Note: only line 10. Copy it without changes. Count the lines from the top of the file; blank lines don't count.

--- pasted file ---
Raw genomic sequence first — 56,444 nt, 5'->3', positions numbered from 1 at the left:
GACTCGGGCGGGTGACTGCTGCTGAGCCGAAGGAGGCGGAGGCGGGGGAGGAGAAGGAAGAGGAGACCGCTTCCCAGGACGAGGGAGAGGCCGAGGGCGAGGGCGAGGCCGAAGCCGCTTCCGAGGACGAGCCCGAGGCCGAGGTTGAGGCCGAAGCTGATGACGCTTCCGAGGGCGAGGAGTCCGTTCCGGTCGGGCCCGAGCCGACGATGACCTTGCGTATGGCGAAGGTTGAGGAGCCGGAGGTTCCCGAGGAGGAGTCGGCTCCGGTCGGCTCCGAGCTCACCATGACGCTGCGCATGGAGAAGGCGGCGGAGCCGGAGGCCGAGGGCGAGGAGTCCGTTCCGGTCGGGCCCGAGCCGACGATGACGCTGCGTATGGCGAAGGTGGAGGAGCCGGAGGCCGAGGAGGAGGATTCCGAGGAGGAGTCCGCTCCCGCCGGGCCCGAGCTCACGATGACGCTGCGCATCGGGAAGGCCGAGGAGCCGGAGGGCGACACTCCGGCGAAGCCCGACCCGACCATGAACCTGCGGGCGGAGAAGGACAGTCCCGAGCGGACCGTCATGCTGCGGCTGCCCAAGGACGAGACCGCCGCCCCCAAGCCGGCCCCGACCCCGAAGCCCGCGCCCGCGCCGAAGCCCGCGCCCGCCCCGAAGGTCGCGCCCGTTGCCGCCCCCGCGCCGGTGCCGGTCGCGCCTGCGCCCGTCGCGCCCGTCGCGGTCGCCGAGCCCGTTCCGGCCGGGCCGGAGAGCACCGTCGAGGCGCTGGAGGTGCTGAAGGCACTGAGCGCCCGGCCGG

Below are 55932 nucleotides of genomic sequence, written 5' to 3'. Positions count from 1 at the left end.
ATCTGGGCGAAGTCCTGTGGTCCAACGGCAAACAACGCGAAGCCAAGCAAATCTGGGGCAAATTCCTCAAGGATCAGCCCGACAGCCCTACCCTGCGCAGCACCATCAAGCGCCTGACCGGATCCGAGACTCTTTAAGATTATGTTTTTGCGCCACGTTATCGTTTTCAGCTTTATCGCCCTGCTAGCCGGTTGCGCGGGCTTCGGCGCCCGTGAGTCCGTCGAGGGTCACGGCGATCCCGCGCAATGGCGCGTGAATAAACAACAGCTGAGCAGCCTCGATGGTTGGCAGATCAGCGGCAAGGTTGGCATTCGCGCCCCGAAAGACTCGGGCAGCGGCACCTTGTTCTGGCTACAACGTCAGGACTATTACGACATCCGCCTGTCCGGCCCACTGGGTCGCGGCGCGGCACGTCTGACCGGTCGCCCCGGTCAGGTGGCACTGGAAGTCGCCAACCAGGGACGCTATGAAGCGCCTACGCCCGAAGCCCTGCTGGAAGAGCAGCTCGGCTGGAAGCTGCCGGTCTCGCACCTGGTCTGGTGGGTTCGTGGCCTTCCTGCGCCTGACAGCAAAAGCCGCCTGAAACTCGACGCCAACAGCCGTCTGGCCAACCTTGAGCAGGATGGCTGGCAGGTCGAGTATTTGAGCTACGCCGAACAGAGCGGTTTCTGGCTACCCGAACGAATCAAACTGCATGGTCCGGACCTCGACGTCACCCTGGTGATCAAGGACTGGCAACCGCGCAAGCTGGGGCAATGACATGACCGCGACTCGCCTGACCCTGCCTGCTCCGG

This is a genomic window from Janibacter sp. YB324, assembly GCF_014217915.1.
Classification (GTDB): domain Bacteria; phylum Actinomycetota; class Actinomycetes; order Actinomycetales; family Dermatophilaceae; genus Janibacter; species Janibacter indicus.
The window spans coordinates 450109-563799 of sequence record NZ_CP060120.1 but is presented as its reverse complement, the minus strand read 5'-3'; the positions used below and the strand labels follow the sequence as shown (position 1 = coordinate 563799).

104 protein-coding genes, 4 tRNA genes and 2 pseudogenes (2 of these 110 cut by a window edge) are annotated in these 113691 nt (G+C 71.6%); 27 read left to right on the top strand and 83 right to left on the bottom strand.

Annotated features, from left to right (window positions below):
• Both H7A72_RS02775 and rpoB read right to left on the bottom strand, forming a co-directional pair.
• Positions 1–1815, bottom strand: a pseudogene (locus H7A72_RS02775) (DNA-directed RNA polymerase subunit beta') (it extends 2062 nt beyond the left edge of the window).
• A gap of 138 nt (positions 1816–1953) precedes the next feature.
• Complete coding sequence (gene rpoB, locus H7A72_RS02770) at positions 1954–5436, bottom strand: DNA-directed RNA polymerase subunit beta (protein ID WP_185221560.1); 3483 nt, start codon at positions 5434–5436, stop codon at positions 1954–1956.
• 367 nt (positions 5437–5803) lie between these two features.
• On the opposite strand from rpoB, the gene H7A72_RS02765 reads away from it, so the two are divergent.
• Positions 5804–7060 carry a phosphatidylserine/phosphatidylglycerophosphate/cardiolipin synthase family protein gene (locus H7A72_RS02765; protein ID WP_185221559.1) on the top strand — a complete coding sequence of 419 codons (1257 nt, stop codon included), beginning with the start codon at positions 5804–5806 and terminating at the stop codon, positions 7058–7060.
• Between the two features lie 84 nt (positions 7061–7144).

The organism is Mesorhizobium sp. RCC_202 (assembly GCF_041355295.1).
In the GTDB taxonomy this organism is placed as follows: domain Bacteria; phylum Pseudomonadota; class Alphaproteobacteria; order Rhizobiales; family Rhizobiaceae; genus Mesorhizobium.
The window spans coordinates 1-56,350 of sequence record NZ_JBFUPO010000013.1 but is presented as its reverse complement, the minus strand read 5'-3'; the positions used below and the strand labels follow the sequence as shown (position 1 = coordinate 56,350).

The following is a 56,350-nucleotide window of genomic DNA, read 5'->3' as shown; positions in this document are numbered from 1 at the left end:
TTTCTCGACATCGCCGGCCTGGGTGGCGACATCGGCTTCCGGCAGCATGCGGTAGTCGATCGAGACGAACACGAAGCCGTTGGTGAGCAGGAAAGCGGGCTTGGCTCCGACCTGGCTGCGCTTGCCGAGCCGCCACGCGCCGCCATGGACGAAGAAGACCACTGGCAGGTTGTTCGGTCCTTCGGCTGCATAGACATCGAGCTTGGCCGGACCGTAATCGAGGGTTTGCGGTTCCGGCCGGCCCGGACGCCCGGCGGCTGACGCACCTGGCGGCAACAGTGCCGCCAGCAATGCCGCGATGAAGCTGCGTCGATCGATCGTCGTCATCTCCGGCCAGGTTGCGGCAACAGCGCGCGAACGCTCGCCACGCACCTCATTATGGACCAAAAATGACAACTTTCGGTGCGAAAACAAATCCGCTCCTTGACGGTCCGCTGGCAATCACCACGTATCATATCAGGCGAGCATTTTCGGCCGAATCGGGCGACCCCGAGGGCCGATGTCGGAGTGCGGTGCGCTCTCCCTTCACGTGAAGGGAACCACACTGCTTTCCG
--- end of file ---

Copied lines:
• Both H7A72_RS02775 and rpoB read right to left on the bottom strand, forming a co-directional pair.